Senator Mitch McConnell speaks to reporters after a closed-door meeting with Senate Republicans in Washington DC on May 24, 2022. / AFP
US Republican Senate leader Mitch McConnell has questioned whether President Biden’s administration is willing to help Myanmar, saying the US’s role supporting the country’s struggle for democracy was “at a serious crossroads”.
The senator, who has worked across the aisle to encourage previous administrations to do more to stand with the dissidents and democrats of Myanmar, addressed senior officials from the Biden administration during Wednesday’s briefing to members of the US Senate.
Senator’s McConnell’s intervention comes at a time when the Senate is carrying out a process directed by McConnell’s bipartisan amendment to the National Defense Authorization Act for Fiscal Year 2022 to support Myanmar’s democracy movement. It includes provisions such as legitimizing Myanmar’s parallel National Unity Government (NUG), which was formed by lawmakers from the National League for Democracy (NLD) and its ethnic allies after the NLD government was ousted in a coup last year.
The amendment was passed by the Senate in December last year, but still requires White House officials to brief senators on the US’s policy towards Myanmar since the coup.
Senator McConnell told the Senate: “My friends (in Myanmar) are enduring a 16th month under the rule of yet another brutal military junta. Thousands of civilians have lost their lives.” The Senator was referring to the regime’s post-coup atrocities against its own people, the majority of whom have rejected junta rule.
“But Burma’s [Myanmar] struggle for democracy – and our role in support – is at a serious crossroads. And today, our colleagues expect to hear from the administration’s representatives what more it is prepared to do to help the people of Burma,” he added.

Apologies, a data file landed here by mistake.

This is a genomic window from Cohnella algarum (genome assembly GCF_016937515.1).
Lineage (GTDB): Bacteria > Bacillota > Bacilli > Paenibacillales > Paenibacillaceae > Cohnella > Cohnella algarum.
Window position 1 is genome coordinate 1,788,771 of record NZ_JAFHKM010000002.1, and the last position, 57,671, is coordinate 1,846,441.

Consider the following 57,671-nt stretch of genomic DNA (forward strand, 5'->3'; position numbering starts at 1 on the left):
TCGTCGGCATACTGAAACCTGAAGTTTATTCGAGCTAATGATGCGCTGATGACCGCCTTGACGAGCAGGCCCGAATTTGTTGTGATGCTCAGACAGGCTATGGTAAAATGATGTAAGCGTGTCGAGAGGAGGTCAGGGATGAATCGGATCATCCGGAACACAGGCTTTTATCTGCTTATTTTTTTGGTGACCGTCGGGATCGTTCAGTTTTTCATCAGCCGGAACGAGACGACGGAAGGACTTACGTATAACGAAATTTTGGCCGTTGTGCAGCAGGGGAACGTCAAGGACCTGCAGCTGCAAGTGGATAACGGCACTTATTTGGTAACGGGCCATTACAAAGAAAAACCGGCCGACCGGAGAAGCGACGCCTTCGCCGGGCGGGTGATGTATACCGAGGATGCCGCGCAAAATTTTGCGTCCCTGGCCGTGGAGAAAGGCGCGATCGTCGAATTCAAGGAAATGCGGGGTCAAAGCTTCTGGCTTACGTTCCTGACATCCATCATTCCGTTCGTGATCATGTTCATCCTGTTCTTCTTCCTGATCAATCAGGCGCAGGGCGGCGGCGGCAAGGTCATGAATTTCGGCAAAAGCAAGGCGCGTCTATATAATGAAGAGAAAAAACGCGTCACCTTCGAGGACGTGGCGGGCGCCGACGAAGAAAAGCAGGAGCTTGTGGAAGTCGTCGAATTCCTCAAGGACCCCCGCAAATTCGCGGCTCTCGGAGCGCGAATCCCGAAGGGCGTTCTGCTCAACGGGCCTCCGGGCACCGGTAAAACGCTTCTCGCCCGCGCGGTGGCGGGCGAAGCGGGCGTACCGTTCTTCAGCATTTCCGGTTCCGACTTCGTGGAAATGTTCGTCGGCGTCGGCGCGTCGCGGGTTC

Days before the briefing, Senator McConnell met with the NUG’s foreign minister Daw Zin Mar Aung. She requested the US to bolster the legitimacy of the NUG, sanction the regime’s support system and give direct assistance to the people of Myanmar.
“I’m hopeful the representatives here today are prepared to discuss how the Biden administration is prioritizing these objectives, and its strategy to achieve each of them,” said Senator McConnell.
During the briefing on Wednesday, the Senator asked the US government what steps the administration was prepared to take to engage, support, and formally recognize the NUG and its National Unity Consultative Council, a body formed to bring together forces opposed to the regime, and the NUG’s armed wing, the People’s Defense Forces.
He said also that the US needs to ramp up pressure on the military regime because Myanmar dissidents were asking “what additional steps the administration will take” to target the junta’s foreign enablers and corporate affiliates, including the Myanmar Oil and Gas Enterprise. The junta-controlled enterprise runs the country’s oil and gas sector.
Lastly, the senator urged the US to find a more effective way of partnering with Myanmar’s neighbors India and Thailand to deliver direct aid assistance to the people of Myanmar, as tens of thousands of civilians nationwide have been forced to flee their homes due to junta raids and arson attacks.
“How is it [the administration] working to help document the junta’s crimes and provide cross-border humanitarian assistance for its victims?” asked the Senator.
Senator McConnell admitted that the challenges facing the Myanmar people are complicated. But he said the proposition for the US government was simple: “Are we willing to help a people committed to democracy finally realize it for themselves?”
“I look forward to hearing how the Biden administration plans to answer this call,” he added.